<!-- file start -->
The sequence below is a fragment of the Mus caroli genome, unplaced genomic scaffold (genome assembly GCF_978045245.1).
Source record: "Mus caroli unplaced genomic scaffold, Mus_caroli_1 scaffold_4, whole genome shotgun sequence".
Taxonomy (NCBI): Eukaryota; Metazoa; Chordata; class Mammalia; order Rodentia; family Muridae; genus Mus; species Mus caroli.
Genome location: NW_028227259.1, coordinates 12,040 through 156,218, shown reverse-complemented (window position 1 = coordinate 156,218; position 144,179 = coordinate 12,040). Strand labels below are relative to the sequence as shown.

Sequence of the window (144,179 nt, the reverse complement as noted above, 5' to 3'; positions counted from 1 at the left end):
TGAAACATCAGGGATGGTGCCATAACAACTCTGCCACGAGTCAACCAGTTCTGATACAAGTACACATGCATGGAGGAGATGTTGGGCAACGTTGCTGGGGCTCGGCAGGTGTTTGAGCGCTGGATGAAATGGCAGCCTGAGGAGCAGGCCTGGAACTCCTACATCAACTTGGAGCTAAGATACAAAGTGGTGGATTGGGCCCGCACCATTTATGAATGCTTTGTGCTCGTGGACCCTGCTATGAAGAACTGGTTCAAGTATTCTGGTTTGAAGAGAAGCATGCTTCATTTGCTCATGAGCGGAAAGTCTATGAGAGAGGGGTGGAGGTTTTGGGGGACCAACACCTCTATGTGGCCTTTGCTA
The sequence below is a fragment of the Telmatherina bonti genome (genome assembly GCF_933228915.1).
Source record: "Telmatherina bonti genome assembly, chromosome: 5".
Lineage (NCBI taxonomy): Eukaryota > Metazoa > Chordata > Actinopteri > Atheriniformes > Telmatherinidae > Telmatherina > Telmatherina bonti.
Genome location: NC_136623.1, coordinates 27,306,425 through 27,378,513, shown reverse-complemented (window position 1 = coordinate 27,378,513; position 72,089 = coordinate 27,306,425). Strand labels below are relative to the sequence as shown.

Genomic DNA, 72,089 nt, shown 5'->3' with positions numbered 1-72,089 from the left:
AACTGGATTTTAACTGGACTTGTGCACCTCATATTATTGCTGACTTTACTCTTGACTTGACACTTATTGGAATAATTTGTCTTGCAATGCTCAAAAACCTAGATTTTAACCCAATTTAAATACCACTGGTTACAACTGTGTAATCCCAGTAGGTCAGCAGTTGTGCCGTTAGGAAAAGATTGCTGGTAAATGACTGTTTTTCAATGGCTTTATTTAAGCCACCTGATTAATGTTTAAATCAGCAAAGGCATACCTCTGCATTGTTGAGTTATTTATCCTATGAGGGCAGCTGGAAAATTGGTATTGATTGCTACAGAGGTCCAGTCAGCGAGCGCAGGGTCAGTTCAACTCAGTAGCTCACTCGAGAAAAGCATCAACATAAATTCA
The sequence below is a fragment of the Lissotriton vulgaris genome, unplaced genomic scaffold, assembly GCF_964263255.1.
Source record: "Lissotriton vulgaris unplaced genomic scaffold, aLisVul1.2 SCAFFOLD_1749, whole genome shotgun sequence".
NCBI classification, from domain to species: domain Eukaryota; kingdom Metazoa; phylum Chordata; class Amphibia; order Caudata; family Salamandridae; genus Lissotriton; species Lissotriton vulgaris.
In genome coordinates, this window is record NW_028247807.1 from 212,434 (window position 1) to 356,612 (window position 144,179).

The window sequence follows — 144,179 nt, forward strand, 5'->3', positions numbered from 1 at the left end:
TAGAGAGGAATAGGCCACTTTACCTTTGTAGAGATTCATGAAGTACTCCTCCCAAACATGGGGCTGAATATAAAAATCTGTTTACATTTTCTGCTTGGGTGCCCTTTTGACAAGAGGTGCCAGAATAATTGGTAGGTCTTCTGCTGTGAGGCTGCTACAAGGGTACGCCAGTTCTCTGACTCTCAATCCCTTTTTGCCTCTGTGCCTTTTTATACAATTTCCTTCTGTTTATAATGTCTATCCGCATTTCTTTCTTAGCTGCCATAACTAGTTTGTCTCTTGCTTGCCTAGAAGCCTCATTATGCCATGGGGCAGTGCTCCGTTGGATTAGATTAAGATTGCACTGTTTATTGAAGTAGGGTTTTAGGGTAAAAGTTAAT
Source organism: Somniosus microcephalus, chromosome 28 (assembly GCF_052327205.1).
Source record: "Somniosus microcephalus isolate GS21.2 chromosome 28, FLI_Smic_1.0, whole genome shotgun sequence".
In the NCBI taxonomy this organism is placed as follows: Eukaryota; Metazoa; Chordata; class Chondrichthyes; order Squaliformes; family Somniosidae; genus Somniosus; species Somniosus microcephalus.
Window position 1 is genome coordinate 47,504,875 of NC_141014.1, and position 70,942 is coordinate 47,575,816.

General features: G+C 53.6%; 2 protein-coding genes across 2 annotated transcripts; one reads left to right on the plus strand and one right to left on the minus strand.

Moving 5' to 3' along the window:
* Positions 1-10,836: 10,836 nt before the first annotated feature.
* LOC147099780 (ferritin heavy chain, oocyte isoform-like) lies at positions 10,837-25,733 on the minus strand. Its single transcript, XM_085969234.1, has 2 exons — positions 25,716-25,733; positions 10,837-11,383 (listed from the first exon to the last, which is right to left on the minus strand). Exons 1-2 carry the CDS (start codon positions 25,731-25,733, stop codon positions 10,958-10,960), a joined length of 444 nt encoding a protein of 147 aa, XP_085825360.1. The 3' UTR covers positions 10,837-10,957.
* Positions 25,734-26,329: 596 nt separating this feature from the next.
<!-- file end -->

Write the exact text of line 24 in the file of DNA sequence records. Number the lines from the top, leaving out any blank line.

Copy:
Moving 5' to 3' along the window: